It was long ago and far away. Little Ben was the smallest kid and the only white in a resource class full of African Americans. He was quiet, sullen, and, according to the teachers, stupid.
And, when I visited the classroom, he seemed to be acting out the teacher predictions.
I was a naturalist, and I took the class to the nature center for a hike and nature lesson. The loud, aggressive, street-talking blacks were suddenly shy and quiet. "Are there lions and tigers and bears?" they asked, all trying to hide behind me at once.
But the biggest change was in Little Ben. He wore a giant smile, surged ahead, caught a frog to show the others, remembered everything I told him and repeated it back--the names of the trees, the names of the flowers, the names of the fish in the lake and heron fishing on the shore.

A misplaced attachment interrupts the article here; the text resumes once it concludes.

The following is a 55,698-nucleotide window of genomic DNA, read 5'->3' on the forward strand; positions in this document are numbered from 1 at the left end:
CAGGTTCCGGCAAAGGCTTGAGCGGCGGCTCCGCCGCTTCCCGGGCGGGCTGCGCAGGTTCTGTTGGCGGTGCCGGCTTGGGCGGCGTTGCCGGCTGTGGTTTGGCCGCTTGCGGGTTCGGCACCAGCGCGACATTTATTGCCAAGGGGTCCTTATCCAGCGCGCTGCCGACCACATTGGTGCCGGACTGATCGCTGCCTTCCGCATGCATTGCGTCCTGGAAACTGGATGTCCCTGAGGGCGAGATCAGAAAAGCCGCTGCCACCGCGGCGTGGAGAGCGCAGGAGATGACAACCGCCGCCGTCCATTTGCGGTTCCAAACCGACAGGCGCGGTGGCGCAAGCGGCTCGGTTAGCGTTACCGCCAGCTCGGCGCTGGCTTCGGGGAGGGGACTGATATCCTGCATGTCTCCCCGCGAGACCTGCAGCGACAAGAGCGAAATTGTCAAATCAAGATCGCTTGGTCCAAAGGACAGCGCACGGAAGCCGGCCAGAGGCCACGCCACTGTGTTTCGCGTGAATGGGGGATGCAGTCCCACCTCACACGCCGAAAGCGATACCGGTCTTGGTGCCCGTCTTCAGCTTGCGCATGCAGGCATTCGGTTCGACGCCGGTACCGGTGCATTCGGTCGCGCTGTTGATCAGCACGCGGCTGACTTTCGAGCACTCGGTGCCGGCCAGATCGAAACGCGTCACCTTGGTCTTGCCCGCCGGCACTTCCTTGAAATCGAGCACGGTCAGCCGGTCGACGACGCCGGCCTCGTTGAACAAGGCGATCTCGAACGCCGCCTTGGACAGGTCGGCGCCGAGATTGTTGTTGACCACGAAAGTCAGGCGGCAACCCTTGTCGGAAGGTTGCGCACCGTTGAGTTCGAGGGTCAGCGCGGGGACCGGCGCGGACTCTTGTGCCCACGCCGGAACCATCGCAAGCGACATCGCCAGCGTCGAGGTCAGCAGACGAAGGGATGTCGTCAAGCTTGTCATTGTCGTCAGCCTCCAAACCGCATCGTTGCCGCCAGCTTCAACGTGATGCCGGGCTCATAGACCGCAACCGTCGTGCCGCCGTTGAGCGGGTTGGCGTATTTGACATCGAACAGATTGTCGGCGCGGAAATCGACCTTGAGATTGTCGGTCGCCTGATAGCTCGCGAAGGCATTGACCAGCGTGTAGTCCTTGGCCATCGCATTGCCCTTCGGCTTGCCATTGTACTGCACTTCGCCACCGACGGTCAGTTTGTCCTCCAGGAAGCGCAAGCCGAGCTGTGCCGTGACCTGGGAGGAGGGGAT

Little Ben was not stupid or sullen or quiet. He was excited, engaged, intelligent, eager. I saw him again, several times, and the difference was like night and day. In the classroom, he wilted. In the woods, he blossomed.
Little Ben needed that all-outdoor program they offer at Cornell, but it wasn't offered than, and even if it was, his family couldn't have afforded it. I often wonder what happened to him, but it was long ago and far away and I don't know.
Somewhere, I have a photo (maybe several) of the real Little Ben, but this painting of Asher from Bradbury Mountain in Maine, filling in for both Garryd and Billy Owens can now also filling in for Little Ben. He looks quite a bit like the real Little Ben.